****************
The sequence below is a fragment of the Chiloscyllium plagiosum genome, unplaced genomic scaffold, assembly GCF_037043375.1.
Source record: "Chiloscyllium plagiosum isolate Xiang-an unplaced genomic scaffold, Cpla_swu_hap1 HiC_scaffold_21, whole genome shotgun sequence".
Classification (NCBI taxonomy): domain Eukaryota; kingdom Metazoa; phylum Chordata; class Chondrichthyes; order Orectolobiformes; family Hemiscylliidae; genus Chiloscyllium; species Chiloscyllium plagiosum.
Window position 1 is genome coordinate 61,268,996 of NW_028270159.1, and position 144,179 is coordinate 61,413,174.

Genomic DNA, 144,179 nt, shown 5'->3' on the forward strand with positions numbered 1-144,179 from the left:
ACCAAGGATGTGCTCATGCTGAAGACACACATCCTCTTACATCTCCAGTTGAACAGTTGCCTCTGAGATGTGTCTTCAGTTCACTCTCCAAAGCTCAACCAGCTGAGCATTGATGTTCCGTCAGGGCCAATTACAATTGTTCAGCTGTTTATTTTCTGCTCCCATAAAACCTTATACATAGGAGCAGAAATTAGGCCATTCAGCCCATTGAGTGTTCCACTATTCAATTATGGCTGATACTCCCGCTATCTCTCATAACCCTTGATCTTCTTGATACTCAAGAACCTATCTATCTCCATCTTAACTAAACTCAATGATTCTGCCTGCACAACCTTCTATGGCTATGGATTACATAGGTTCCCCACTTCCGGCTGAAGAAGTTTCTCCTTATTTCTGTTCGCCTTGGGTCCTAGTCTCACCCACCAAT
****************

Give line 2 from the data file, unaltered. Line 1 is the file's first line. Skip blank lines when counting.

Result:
Source record: "Chiloscyllium plagiosum isolate Xiang-an unplaced genomic scaffold, Cpla_swu_hap1 HiC_scaffold_21, whole genome shotgun sequence".